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Clinical and Demographic Profile of Pediatric Patients with Aplastic Anemia Seen in the Philippine National Tertiary Hospital from 2006 to 2013

  • Original Article
  • Asp J Pediatrics Child Health. 2019 Dec 22;1(1):40-45

Tan-Lim CS1*, Melendres EM1

1Department of Pediatrics, Philippine General Hospital, Taft Avenue, Ermita, Manila, Philippines

Corresponding Author: Carol Stephanie C. Tan-Lim

Address: Department of Pediatrics, Philippine General Hospital, Taft Avenue, Ermita, Manila, Philippines; E-mail: cctan7@up.edu.ph

Received date: 17 November 2019; Accepted date: 16 December 2019; Published date: 22 December 2019

Citation: Tan-Lim CS, Melendres EM. Clinical and Demographic Profile of Pediatric Patients with Aplastic Anemia Seen in the Philippine National Tertiary Hospital from 2006 to 2013. Asp J Pediatrics Child Health. 2019 Dec 22;1(1):40-45.

Copyright © 2019 Tan-Lim CS, Melendres EM. This is an open-access article distributed under the Creative Commons Attribution License, which permits unrestricted use, distribution, and reproduction in any medium provided the original work is properly cited.

Key Words: Aplastic Anemia; Pancytopenia; Pediatrics

Abstract

Aim: Aplastic anemia is a rare syndrome of bone marrow failure. There is a dearth of data on the clinical and demographic profile of pediatric patients with aplastic anemia in the Philippines. This study provides data on pediatric patients with aplastic anemia seen in the Philippine national tertiary hospital in an 8-year period.

Methods: Records of patients below 19 years of age diagnosed with aplastic anemia at the Philippine General Hospital from 2006 to 2013 were retrieved. Only patients with bone marrow examination results confirming the diagnosis of aplastic anemia were included. The patients’ clinical data and diagnostic results were presented using descriptive statistics.

Results: A total of 39 pediatric patients were diagnosed with aplastic anemia in the Philippine national tertiary hospital from 2006 to 2013. There were 25 males and 14 females. The median age was 13 years, and majority (66.7%) resided in urban dwellings. Thirteen patients had non-severe disease, 15 had severe, and 11 had very severe aplastic anemia. Majority (87.2%) were classified as idiopathic. Sixteen patients received cyclosporine (41.1%) and four received corticosteroids (10.2%). The rest received supportive therapy only. Seven patients died due to sepsis (18%), while the rest were lost to follow-up.

Conclusion: Management and long-term follow up of children with aplastic anemia in the Philippines need to be improved. Provision of financial and social support and the creation of a registry of aplastic anemia may improve the outcome of patients.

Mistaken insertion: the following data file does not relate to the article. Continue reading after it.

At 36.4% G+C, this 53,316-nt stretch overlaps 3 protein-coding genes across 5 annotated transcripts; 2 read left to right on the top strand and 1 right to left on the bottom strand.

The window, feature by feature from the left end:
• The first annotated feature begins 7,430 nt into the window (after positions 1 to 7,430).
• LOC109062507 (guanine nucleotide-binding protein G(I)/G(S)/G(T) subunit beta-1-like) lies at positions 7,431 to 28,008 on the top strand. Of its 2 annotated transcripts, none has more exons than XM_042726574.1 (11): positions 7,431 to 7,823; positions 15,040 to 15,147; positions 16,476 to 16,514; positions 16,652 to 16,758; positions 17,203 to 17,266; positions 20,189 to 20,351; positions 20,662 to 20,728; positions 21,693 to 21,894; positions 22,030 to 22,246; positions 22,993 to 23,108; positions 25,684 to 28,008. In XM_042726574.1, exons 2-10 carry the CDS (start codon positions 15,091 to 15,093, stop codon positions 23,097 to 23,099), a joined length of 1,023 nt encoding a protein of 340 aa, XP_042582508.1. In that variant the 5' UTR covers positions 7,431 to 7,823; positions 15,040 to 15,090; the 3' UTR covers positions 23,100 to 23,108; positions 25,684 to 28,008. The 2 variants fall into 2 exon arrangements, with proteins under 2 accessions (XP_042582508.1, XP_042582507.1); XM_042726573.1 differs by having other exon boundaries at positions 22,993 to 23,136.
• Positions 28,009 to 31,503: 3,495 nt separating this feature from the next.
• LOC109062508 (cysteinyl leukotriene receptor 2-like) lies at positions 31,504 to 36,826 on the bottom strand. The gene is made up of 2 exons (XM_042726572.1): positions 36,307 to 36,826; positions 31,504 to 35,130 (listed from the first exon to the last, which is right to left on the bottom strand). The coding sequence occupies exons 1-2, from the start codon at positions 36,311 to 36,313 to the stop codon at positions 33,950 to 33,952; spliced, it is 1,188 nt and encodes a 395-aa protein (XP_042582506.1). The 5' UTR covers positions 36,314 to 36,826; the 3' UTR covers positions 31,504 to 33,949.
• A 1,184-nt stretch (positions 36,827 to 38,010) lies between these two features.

Brief Points

What is already known on this topic:

  1. Aplastic anemia is a syndrome of bone marrow failure that is more commonly seen in Asian countries.

  2. Allogeneic bone marrow transplant from a human leucocyte antigen-identical sibling is the treatment of choice for patients less than 40 years old with severe or very severe aplastic anemia.

  3. The survival rate among patients treated with bone marrow transplantation is significantly better compared to those given alternative treatment modalities, with a five-year survival rate of greater than 90%.

What this paper adds:

  1. There were 39 pediatric patients were diagnosed with aplastic anemia in the Philippine national tertiary hospital from 2006 to 2013.

  2. None of the patients received bone marrow transplants or antithymocyte globulin. Sixteen patients received cyclosporine, 4 patients received corticosteroids, the remaining 19 patients received only supportive treatment. Outcome of this study was poor, with seven patients succumbing to sepsis and the rest lost to follow-up.

  3. There is still a huge potential for improvement in the management of patients with aplastic anemia, particularly in low-to-middle income countries such as the Philippines. Improved accessibility to recommended treatment modalities, provision of financial support, and international collaborations will help optimize the care and outcome of patients with aplastic anemia.

Introduction

Aplastic anemia is a syndrome of bone marrow failure characterized by peripheral pancytopenia and marrow hypoplasia [1]. It is an uncommon hematopoietic disorder caused by 3 principal mechanisms: defect of stem cells, defect in the microenvironment of the hematopoietic cells, and antibody-mediated mechanisms [2].

Patients with aplastic anemia are classified into non-severe, severe and very severe forms. Severe aplastic anemia is characterized by compromise of at least two cell components, including absolute neutrophil counts (ANC) less than 500 per cubic millimeter, platelet counts less than 20,000 per cubic millimeter, or a corrected reticulocyte count less than 1%. This compromise must occur in patients whose bone marrow biopsy material shows a cellularity of less than 25% or in patients with bone marrow cellularity of 25 to 50% with less than 30% residual hematopoietic cells [3]. In very severe aplastic anemia, the criteria for severe aplastic anemia is fulfilled but the ANC is less than 200 per cubic millimeter. Patients with peripheral pancytopenia that do not fulfill the criteria for severe or very severe forms are classified as non-severe [4].

Aplastic anemia is more common in Asian countries. The annual incidence of aplastic anemia in Europe is 2 per million population. In Thailand, the incidence is 4 per million population in urban areas, and 6 per million population in rural areas. The incidence in Japan is 31 to 48 per million population, while the incidence in China is 19 to 21 cases per million population [5]. The increased incidence in Asian countries is attributed to environmental risk factors rather than genetic factors, since increased incidence is not observed among Asians living in Western countries. There is no gender predilection in aplastic anemia. The disease affects all age groups, with biphasic peaks among patients 10 to 25 years old and patients older than age 60 years [6].